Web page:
“When you have a group that is completely new, looking at things from a fresh set of eyes, I think that’s very important,” he said. “And a lot of the concern last time regarding an application was an individual property in Washington County (Riverside), a standalone facility that could have been potentially hurt. And although I think we made a very good case that that wasn’t the truth, there were three commissioners that sided on those (claims).”

Specific plans for a Linn County casino haven’t yet been announced, but Mr. Swain had previously indicated that “we’ve always expressed a preference for (downtown) Cedar Rapids. We’ve evaluated half a dozen sites, and we still are focused on something that can help re-energize downtown Cedar Rapids.”

At its January meeting, the IRGC reviewed statewide gaming market studies from a pair of consulting firms – studies that could impact the commission’s consideration of a Linn County casino proposal.

The two studies, conducted by the Horsham, Pennsylvania-based Spectrum Gaming Group and the New Orleans-based Innovation Group in New Orleans, were commissioned by the IRGC and submitted in mid-December. They each evaluate the state’s gaming industry on a number of factors, including economic impacts on host communities, public safety, employment, socioeconomic issues and comparisons between gaming and non-gaming communities, as well as assessing other states’ gambling industries and the future of gambling in Iowa.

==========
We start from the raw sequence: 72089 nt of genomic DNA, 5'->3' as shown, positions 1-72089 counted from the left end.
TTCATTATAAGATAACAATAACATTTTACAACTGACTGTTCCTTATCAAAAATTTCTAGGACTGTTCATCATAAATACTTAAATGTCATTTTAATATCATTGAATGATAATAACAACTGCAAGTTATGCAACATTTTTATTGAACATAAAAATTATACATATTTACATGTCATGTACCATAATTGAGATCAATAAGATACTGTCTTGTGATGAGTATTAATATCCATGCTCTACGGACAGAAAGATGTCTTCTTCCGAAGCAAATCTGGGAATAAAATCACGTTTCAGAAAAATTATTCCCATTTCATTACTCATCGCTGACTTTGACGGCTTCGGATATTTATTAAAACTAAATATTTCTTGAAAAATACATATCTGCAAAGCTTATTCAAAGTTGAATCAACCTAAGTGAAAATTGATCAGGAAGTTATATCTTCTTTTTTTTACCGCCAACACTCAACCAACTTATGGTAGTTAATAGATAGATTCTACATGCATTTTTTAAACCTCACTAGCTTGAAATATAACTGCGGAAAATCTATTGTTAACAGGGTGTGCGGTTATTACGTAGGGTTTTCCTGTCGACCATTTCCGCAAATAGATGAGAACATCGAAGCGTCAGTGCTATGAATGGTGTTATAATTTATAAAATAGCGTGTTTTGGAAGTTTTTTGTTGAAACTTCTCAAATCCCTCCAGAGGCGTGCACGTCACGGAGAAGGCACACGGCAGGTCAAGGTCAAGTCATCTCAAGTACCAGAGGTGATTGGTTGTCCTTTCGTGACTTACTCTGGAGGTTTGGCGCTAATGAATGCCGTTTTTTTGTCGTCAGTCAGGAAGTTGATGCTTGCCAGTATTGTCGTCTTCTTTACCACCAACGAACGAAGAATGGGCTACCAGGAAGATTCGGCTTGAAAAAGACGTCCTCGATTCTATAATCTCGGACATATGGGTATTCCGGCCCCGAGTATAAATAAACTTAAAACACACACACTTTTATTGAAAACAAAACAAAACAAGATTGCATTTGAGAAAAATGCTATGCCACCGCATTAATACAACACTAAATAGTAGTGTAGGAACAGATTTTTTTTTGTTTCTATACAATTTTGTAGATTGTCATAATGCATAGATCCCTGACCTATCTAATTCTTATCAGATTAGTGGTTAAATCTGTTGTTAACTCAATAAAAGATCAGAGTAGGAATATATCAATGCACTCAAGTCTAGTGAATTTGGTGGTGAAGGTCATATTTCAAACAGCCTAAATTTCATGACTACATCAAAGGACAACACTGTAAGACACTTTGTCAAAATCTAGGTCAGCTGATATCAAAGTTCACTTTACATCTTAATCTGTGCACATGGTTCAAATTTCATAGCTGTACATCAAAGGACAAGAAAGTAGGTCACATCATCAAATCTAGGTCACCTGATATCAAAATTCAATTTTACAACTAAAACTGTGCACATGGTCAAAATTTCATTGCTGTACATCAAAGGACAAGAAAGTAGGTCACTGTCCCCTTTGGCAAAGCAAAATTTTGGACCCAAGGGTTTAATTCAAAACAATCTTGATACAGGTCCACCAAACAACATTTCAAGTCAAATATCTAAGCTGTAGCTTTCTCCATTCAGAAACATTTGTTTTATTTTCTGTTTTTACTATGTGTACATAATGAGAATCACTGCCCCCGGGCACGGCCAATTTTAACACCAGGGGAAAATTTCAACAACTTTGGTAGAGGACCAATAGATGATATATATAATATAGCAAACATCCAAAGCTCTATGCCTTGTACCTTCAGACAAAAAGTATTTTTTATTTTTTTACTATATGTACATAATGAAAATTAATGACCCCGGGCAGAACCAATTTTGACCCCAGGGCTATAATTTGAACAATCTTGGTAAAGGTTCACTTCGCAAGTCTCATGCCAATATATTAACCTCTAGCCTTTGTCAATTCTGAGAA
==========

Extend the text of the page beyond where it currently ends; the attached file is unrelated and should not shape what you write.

Both studies cited cannibalization concerns, noting that Cedar Rapids is in close proximity (90 miles or less) of existing state-licensed casinos in Riverside, Waterloo, Dubuque and Davenport and raising concerns that those casinos’ revenues could be impacted by a Linn County casino.

“Based on Spectrum’s analysis, it appears that Cedar Rapids is well served by casinos in Waterloo and Riverside, both within an hour of Cedar Rapids,” the Spectrum study notes. “Adding a casino to Cedar Rapids holds the prospect of cannibalizing these two properties significantly.”

The Innovation Group report projects that revenue at existing Iowa casinos would drop by just over $61 million per year if a casino opened in Linn County, but overall, state gaming revenue would increase by just over $51 million with the addition of a Linn County casino.

While the Cedar Rapids Development Group has an agreement with the city to apply for a license to operate a Cedar Rapids casino, Mr. Swain said he expects development proposals to emerge from multiple operators. “I think that’s something the commission would like to see happen,” he said. “But we’ve developed a very unique relationship with the city of Cedar Rapids over the years. We’ve run two referendums at our expense. I think we hold some good cards in our favor, but we’ve got to be competitive. And we’re going to be putting out the most expensive project that we’ve ever developed for Cedar Rapids by a significant amount, and it’s really going to surprise people as far as what we’re bringing. I’m very positive that we will be able to compete effectively against anybody else in the market.”

Mr. Ohorilko said he expects the commission to provide more guidance on an application timeline at an upcoming meeting, either in April or June, perhaps even before a casino license application is filed by Linn County developers.